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Nim


Date: 09/26/2000 at 03:26:40
From: Winarto
Subject: Nim

What is the principle of Nim, and what is its application?


Date: 09/26/2000 at 09:53:39
From: Doctor Anthony
Subject: Re: Nim

1) You have three piles of coins, say 3 in the first pile, 4 in the 
   second pile, and 5 in the third pile.

2) You alternate turns withdrawing one or as many coins found in any 
   given pile. You may withdraw from only one pile at a time. For 
   example: In the first pile, you or your opponent can withdraw 1, 2, 
   or 3 coins... and the same with the other two piles.

3) The person who is left to draw the last coin loses.

The technique is to express the number of coins in each pile in binary 
scale and add the coefficients of the various powers of 2. You then 
remove as many coins from some pile or other as necessary to leave the 
sum of the coefficients of each power of 2 an even number. When the 
opponent draws, he is bound to upset such an arrangement and you then 
repeat the process. The only exception is that you must not leave an 
even number of piles containing one coin each.

We can lay out the problem as follows, with three piles containing,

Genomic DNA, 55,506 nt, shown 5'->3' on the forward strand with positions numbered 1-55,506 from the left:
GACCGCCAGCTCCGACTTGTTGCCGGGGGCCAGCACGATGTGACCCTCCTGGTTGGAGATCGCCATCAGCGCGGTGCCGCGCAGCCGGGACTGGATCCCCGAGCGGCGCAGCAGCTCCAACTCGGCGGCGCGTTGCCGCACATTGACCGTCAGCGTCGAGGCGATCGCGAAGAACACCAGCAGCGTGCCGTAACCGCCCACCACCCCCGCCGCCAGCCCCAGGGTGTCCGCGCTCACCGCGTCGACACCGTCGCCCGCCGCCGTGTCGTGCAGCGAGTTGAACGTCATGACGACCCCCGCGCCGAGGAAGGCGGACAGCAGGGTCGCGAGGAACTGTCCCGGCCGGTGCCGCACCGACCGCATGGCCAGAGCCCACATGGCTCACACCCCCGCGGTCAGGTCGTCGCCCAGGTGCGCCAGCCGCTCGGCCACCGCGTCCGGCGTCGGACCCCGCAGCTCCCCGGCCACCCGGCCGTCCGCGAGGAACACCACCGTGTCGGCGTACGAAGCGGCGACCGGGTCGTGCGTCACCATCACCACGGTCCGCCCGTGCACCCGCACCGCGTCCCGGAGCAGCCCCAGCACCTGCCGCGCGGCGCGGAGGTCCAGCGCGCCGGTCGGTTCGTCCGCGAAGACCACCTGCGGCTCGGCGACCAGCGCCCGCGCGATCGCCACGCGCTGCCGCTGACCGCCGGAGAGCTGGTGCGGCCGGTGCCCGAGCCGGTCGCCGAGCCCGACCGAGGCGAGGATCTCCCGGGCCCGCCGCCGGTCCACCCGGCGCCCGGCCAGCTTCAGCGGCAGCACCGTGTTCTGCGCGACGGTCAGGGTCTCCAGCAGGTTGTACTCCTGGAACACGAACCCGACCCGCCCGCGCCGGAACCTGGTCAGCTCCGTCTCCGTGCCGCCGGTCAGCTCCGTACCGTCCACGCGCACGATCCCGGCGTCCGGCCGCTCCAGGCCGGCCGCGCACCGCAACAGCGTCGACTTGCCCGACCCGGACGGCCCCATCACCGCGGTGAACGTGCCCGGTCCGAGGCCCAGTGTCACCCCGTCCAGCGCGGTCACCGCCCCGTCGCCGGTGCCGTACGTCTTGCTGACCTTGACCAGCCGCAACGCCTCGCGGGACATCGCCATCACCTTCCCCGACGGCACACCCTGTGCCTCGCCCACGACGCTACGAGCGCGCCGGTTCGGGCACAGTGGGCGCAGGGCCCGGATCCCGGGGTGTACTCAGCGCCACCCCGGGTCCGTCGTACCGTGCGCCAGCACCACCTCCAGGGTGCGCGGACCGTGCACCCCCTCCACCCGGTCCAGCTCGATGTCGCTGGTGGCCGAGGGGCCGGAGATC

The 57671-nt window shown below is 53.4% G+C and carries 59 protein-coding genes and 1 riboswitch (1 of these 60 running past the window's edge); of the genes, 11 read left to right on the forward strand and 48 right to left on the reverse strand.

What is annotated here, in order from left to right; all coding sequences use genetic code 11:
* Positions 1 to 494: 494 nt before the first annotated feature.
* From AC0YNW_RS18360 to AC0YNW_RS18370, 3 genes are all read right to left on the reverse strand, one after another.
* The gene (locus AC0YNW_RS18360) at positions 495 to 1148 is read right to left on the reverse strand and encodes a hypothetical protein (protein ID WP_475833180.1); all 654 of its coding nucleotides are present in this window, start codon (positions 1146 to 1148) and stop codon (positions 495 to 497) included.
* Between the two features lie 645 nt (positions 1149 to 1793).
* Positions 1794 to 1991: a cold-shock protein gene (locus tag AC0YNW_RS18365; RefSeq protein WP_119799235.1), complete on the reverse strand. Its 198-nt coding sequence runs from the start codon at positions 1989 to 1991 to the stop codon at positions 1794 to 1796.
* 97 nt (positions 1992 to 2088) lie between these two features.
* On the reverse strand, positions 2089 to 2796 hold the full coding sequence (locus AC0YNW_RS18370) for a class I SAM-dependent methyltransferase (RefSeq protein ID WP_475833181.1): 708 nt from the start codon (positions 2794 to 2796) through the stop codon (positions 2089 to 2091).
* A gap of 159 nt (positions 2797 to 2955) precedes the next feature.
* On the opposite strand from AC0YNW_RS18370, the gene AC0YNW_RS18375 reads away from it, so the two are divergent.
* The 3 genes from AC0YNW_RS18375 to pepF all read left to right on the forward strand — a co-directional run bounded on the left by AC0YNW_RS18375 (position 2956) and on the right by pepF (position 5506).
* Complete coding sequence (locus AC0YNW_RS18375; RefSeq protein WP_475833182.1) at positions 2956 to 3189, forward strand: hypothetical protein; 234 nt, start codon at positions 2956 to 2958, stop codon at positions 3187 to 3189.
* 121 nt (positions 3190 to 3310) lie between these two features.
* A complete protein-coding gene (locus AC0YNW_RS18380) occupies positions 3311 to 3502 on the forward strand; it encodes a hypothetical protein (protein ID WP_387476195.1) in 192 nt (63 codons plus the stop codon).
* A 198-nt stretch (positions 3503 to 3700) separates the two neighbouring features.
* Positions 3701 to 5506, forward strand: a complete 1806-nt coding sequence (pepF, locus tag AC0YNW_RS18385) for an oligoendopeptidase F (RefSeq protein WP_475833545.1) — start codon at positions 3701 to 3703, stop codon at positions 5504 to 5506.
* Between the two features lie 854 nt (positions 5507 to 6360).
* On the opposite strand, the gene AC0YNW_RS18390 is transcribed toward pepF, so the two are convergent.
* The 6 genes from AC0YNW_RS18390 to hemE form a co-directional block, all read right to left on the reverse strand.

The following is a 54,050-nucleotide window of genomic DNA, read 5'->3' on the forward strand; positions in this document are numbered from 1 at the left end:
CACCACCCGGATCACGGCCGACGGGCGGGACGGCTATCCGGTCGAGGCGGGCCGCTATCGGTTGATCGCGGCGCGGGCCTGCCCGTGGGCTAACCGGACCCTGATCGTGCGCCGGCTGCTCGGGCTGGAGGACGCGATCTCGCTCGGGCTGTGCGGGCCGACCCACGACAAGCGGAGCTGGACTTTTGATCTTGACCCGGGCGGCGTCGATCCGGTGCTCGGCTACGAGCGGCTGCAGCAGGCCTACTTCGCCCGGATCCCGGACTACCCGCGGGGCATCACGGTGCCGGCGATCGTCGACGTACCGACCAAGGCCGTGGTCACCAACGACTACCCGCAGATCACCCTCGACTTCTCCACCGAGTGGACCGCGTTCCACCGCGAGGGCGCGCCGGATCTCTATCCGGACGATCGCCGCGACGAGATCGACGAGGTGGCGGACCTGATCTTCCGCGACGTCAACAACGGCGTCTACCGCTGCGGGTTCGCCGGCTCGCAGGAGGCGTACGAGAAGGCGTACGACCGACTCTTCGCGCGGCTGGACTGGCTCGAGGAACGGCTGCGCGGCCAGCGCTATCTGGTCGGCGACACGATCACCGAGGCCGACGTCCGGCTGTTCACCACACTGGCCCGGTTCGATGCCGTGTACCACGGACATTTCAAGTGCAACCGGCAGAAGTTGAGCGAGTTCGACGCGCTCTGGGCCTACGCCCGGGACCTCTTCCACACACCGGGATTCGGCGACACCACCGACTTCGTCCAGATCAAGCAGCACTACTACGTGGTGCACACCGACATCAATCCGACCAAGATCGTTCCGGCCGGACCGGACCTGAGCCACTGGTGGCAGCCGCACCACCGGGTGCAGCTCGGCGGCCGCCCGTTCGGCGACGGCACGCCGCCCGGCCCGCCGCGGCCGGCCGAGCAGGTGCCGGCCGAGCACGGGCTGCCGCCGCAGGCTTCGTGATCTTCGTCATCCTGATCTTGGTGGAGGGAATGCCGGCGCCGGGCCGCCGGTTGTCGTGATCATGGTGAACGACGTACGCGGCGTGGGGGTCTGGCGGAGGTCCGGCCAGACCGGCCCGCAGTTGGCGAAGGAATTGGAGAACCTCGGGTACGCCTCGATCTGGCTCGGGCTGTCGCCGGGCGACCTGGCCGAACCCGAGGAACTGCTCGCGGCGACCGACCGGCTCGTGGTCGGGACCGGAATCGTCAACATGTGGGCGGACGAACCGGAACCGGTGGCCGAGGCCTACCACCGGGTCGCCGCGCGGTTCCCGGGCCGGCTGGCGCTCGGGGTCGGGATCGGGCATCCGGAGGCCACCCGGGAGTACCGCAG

say, 3, 4, and 5 coins, respectively

    Pile(1)      Pile(2)      Pile(3)       11  (pile(1) in binary)
    -------      -------     ---------     100  (pile(2) in binary)
     ***         ****         *****        101  (pile(3) in binary)
                                          -----
                                           212   = Sum of columns

We want the sum of each column to be even (or zero), and we can do 
this by making pile(1) = 1 instead of 11.  So we reduce pile(1) to 1.  
This means we must take 2 coins from pile(1). We then get:

       1
     100
     101
    -----
     202   This is now a winning position.

When the opponent takes any coins he is bound to leave some column 
odd, and you can repeat above calculation to get back to each column 
having an even total. As mentioned before you must not leave an even 
number of piles with one coin in each (this does give an even sum to 
the column 2^0), and in this case you must leave an ODD number of 
piles with one coin in each pile.

- Doctor Anthony, The Math Forum
  http://mathforum.org/dr.math/   
    
Associated Topics:
High School Discrete Mathematics
High School Puzzles

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